How to compute the product of two positive integers:

**Step 1.** Place counters representing one factor along the bottom (horizontal) margin and counters for the other along the right-hand (vertical) margin.

**Step 2.** Place a counter in each square on the board representing the *intersection* of a column for which there is a counter in the bottom (horizontal) margin with a row for which there is a counter in the right-hand (vertical) margin. The square represents the product of those two values.

**Step 3.** Remove the counters representing the factors from both margins.

**Step 4.** Slide all counters on the board along their (SW-NE) equivalence lines *down* to the bottom horizontal row. (This is how a bishop moves in chess.)

**Step 5.** *Abbreviate* the bottom horizontal row from right to left, removing every two counters in a square and placing one counter in the square to its left. This process often causes a "chain reaction" that "carries" into squares to the left, requiring further *abbreviation*.

**Step 6.** The desired decimal product can now be obtained by converting the *abbreviated* product back to a decimal number.

Note that products represented on our \(8\times 8\) binary chessboard can be no larger than 255.

**Example:** That \(18 \cdot 13 = 234\) is illustrated below.

**Step 1.** The factor \(18=16+2\) is represented along the bottom margin and the factor \(13 = 8 + 4 + 1\) is represented along the right-hand margin.

**Step**** 2.** Counters are placed at the intersections of columns and rows for which there are counters both along the bottom margin and along the right-hand margin. For instance, a counter is placed at the intersection of the column labeled 16 at the bottom and the row labeled 4 at the right. The intersection of this column and row is a square labeled 64, and you should check that \(16\cdot 4 = 64.\)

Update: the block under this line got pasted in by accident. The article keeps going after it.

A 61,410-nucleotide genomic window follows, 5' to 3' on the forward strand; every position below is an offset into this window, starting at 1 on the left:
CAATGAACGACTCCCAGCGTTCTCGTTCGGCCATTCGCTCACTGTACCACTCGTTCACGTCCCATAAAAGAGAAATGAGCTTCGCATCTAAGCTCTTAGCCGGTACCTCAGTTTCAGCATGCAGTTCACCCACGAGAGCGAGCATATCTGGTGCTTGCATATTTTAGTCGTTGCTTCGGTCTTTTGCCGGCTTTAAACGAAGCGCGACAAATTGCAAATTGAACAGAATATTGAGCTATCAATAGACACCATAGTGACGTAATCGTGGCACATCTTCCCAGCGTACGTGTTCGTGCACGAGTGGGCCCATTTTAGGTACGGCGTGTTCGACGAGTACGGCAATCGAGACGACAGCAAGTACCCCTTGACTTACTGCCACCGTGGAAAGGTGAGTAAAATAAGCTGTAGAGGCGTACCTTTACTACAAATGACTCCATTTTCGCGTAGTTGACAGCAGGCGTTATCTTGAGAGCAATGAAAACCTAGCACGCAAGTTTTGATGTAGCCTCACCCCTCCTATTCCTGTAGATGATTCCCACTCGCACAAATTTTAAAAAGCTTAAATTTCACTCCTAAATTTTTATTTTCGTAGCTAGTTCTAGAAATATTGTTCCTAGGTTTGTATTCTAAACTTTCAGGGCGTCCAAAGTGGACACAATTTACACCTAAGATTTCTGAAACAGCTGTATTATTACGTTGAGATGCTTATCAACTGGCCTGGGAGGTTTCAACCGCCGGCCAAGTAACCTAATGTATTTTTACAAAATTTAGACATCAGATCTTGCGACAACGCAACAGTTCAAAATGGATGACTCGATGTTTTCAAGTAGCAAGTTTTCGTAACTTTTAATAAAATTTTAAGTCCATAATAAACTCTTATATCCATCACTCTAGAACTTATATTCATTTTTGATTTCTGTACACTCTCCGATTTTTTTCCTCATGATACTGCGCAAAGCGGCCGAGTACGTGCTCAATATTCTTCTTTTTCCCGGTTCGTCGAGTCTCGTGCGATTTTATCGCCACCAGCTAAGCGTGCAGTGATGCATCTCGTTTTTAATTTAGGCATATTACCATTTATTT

**Steps 3 and 4.** Counters have been cleared from the bottom (horizontal) and right-hand (vertical) margins. Counters on the board have been slid down their equivalence lines to the bottom horizontal row. For instance, the only counter at a square labeled 64 has been slid along the 64-equivalence line to the 64-square in the bottom row. Likewise, the two counters that were in squares along the 16-equivalence line now both sit in the 16-square in the bottom row.

**Steps 5 and 6.** The bottom row has been abbreviated from right to left, leaving a row from which we can read \[18\cdot 13 = 128 + 64 + 32 + 8 + 2 = 234.\] The reader may wish to carry out the multiplication \(6\cdot 15,\) an example requiring extensive carries in the *abbreviation* process.

In preparation for extracting square roots on the chessboard calculator, it is worth noting here that, after obtaining \(18\cdot13=(16+2)(8+4+1)\) in Step 1 above, Step 2 amounts to an application of the distributive law to obtain:

\[(16+2)(8+4+1) = 16\cdot8 + 2\cdot8 + 16\cdot4 + 2\cdot4 + 16\cdot1 + 2\cdot1,\] with the six products on the right-hand side of this equation necessarily arranged in a 3 row by 2 column rectangle on the chessboard. More specifically, removal of one entire row and two entire columns from the second board shown above would result in a 3 row by 2 column rectangle consisting of six contiguous squares with counters in them.

Next: division on the chessboard calculator (followed by extraction of square roots)